How cracks appeared in the joyous French unity of 1998

It is 20 years since the night France won their World Cup at the Stade de France and a powerful myth was born on the streets of Paris.

The team representing the famous blue, white and red tricolour flag was also multi-hued.

The shirts were "Bleu, Blanc, Rouge," and the squad that had united to beat Brazil, 3-0, with two goals from Zinedine Zidane, was "Black, Blanc, Beur," or black, white and French of North African descent.

There had been dissenting voices from far-right politicians, yet France fell in love with the icon, Zidane, who was of Algerian Kabyle descent and players born, or with roots, in the Caribbean, Senegal, Ghana, New Caledonia, Portugal, Spain, Armenia, Argentina, as well as France.

That night, on the Champs-Elysees an enormous crowd embraced the myth of a cohesive, harmonious, multi-ethnic France.

It was a myth that soon began to crack.

Guadeloupe-born Lilian Thuram, France's most capped player and the scorer of two goals in the 1998 semi-final, told AFP in 2008: "The celebration of the 'France Black-Blanc-Beur' was a slogan."

Thuram has frequently, and coherently, spoken out on race and football and that has made him a lightning rod in debates on the topic.

In a recent interview he said: "It's extremely stupid to say there's a French identity," because "every one of us carries a unique identity."

Tensions over that identity emerged among the swashbuckling players themselves.

These exploded in 2011 after French investigative website Mediapart exposed a discussion on race quotas in France's age-group teams.

According to the Mediapart, those at the top of French football believed there were "too many blacks and too many Arabs and not enough whites."

- Political storm -

Laurent Blanc, who was national coach at the time, part of the defensive backbone of the 1998 squad, had, it was reported, signed off on a quotas plan proposed by others in the French Football Federation.

"It seems that we keep producing the same type of player: big, strong, powerful," Blanc reportedly said at a meeting in 2010. "Who is big, strong, powerful? The blacks."

"The Spaniards, they told me: 'We do not have any problem. We don't have any blacks'."

In the political storm that followed, Blanc apologised and was cleared of any wrongdoing by Sports Minister Chantal Jouanno and a federation inquiry.

But the affair tore the 1998 squad apart.

The majority supported Blanc, known as "The President" in his playing days, including his Ghanaian-born centre-back partner Marcel Desailly and Zidane, who told L'Equipe that Blanc "had to stay" as national coach and that "he certainly isn?t racist."

Others were less forgiving.

Senegal-born Patrick Vieira, who came on as a substitute in the 1998 final, said: "It's scandalous! These are serious remarks."

Thuram weighed in on French TV, saying Blanc's apology "did not live up to the severity of the proposal".Thuram told another TV channel that despite the remarks, "I do not think he's racist."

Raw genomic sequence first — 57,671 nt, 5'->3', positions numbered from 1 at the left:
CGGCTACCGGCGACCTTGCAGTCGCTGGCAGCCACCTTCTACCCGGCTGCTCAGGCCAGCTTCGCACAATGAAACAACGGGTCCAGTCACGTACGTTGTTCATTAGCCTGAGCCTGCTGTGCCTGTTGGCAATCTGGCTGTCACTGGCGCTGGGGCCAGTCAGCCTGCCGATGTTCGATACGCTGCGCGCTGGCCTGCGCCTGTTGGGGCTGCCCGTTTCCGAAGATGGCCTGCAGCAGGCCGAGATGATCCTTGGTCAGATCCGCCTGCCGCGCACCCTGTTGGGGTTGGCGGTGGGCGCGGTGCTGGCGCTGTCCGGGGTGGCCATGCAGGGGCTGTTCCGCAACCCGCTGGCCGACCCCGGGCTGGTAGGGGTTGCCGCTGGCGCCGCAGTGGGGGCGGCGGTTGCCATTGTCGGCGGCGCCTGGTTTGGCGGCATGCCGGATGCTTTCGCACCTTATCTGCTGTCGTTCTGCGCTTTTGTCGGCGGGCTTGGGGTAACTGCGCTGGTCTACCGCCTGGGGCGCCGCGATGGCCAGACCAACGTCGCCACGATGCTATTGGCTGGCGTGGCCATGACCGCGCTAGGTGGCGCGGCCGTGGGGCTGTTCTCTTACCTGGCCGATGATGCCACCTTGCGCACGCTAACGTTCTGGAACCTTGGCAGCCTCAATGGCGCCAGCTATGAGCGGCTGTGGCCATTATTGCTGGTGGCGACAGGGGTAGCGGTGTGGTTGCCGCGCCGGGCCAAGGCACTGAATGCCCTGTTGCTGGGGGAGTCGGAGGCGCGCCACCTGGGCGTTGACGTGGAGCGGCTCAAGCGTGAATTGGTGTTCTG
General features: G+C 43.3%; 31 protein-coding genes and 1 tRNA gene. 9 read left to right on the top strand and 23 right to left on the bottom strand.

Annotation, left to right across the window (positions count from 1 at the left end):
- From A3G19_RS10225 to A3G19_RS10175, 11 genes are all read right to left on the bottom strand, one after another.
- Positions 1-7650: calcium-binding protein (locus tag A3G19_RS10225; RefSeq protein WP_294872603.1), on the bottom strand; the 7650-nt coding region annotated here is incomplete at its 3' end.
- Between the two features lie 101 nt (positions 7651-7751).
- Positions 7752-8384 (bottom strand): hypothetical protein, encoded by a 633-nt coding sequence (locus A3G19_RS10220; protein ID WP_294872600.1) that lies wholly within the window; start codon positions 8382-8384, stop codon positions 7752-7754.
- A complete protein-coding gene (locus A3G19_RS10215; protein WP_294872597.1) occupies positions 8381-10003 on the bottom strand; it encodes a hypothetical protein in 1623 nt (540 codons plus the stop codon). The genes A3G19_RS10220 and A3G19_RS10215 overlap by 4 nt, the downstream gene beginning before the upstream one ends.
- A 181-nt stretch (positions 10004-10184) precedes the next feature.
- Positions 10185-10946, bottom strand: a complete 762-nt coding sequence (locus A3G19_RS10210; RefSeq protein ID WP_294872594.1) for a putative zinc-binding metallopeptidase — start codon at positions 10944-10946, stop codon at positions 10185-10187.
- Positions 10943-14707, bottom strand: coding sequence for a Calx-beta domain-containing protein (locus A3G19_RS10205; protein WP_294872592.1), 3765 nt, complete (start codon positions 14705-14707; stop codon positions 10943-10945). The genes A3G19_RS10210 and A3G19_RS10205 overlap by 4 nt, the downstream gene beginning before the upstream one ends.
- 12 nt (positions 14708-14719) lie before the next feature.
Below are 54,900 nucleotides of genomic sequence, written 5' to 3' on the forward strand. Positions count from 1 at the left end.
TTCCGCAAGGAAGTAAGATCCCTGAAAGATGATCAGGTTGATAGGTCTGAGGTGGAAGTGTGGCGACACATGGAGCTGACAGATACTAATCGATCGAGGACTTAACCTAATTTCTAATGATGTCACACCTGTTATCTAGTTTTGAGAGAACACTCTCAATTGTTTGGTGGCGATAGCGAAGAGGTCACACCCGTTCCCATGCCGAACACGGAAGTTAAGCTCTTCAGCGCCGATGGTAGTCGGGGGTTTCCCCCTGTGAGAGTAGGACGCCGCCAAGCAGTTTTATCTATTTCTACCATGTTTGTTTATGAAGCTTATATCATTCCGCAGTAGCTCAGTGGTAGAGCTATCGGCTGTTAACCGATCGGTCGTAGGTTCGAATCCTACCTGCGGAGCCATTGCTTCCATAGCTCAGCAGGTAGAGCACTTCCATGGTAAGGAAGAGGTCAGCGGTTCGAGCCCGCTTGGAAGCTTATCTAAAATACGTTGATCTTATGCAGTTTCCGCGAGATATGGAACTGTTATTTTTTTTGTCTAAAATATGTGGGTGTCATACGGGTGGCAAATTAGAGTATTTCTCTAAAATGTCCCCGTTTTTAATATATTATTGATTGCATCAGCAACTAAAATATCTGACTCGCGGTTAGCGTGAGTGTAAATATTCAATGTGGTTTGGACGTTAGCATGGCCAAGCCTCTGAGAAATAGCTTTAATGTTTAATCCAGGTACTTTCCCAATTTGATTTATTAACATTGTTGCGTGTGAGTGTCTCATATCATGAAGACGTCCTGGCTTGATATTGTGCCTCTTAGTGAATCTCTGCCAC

The bespectacled Thuram, like Desailly and Blanc, a big, strong and powerful player with a reputation for brains, is the man French media turn to for quotes on race and that evidently annoys some former team-mates.

Patrice Evra, leader of a player rebellion at the 2010 World Cup that spooked the French federation, resented being lectured by Thuram, saying: "Just because you walk around with books about slavery, glasses and a hat that doesn't make you Malcom X."

During the Blanc scandal, Christophe Dugarry, who came off the bench for the last 24 minutes of the 1998 final, accused Thuram of "passing for a Supreme Court judge" and, for the first time, described a scene from the day of the 1998 final.

"I heard Lilian Thuram, and I'm not the only one, Frank Leboeuf also did, say 'come on the Blacks, we're doing a photo together'," Dugarry recalled.

Thuram told AFP that he did not recall the incident and despite the differences, says he remains attached to his 1998 team-mates and what they achieved together, including Dugarry.

"Christophe Dugarry is someone I really like. We can love each other, appreciate each other, and disagree. When someone criticises me, it does not mean that he does not love me," he said.

He might believe that the idea of a French identity is naive, but, he says, "what feeds me, when sometimes it's complicated, is this victory, taking the bus, going to the Champs-Elysees and seeing France."

Looking back over 20 years at the legacy of that triumph, Christian Karembeu, the New Caledonian who started in midfield, told AFP: "It is France with diversity, with different ethnicities and different religions. Voilà la France! It's multicultural and one has to accept that as well. Football is a catalyst for uniting a people."